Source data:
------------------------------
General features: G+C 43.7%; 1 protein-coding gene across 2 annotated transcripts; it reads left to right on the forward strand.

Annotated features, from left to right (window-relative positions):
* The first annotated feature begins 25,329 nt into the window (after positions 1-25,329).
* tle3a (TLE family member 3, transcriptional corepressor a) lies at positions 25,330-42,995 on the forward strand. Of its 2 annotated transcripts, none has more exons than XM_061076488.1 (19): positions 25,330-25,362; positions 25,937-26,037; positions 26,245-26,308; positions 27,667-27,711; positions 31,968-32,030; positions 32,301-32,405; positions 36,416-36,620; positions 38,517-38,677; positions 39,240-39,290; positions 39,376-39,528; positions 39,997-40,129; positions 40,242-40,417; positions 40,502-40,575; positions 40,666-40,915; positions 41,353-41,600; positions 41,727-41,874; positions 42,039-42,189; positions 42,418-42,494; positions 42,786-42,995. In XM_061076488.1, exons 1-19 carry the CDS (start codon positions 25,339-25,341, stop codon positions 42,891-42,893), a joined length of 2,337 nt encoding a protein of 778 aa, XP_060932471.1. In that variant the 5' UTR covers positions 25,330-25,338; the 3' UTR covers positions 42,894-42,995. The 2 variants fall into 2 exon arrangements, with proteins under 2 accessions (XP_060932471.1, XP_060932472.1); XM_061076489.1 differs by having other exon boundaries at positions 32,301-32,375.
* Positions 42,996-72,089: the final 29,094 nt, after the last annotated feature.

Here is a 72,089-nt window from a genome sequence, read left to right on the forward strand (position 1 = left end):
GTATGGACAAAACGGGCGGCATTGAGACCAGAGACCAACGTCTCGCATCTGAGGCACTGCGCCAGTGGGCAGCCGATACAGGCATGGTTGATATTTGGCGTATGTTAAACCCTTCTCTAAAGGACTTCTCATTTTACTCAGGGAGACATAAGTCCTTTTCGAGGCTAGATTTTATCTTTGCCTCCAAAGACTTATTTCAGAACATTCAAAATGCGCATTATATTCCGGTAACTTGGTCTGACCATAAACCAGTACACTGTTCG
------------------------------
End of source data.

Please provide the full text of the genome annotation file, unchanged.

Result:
General features: G+C 43.7%; 1 protein-coding gene across 2 annotated transcripts; it reads left to right on the forward strand.

Annotated features, from left to right (window-relative positions):
* The first annotated feature begins 25,329 nt into the window (after positions 1-25,329).
* tle3a (TLE family member 3, transcriptional corepressor a) lies at positions 25,330-42,995 on the forward strand. Of its 2 annotated transcripts, none has more exons than XM_061076488.1 (19): positions 25,330-25,362; positions 25,937-26,037; positions 26,245-26,308; positions 27,667-27,711; positions 31,968-32,030; positions 32,301-32,405; positions 36,416-36,620; positions 38,517-38,677; positions 39,240-39,290; positions 39,376-39,528; positions 39,997-40,129; positions 40,242-40,417; positions 40,502-40,575; positions 40,666-40,915; positions 41,353-41,600; positions 41,727-41,874; positions 42,039-42,189; positions 42,418-42,494; positions 42,786-42,995. In XM_061076488.1, exons 1-19 carry the CDS (start codon positions 25,339-25,341, stop codon positions 42,891-42,893), a joined length of 2,337 nt encoding a protein of 778 aa, XP_060932471.1. In that variant the 5' UTR covers positions 25,330-25,338; the 3' UTR covers positions 42,894-42,995. The 2 variants fall into 2 exon arrangements, with proteins under 2 accessions (XP_060932471.1, XP_060932472.1); XM_061076489.1 differs by having other exon boundaries at positions 32,301-32,375.
* Positions 42,996-72,089: the final 29,094 nt, after the last annotated feature.

Here is a 72,089-nt window from a genome sequence, read left to right on the forward strand (position 1 = left end):
GTATGGACAAAACGGGCGGCATTGAGACCAGAGACCAACGTCTCGCATCTGAGGCACTGCGCCAGTGGGCAGCCGATACAGGCATGGTTGATATTTGGCGTATGTTAAACCCTTCTCTAAAGGACTTCTCATTTTACTCAGGGAGACATAAGTCCTTTTCGAGGCTAGATTTTATCTTTGCCTCCAAAGACTTATTTCAGAACATTCAAAATGCGCATTATATTCCGGTAACTTGGTCTGACCATAAACCAGTACACTGTTCG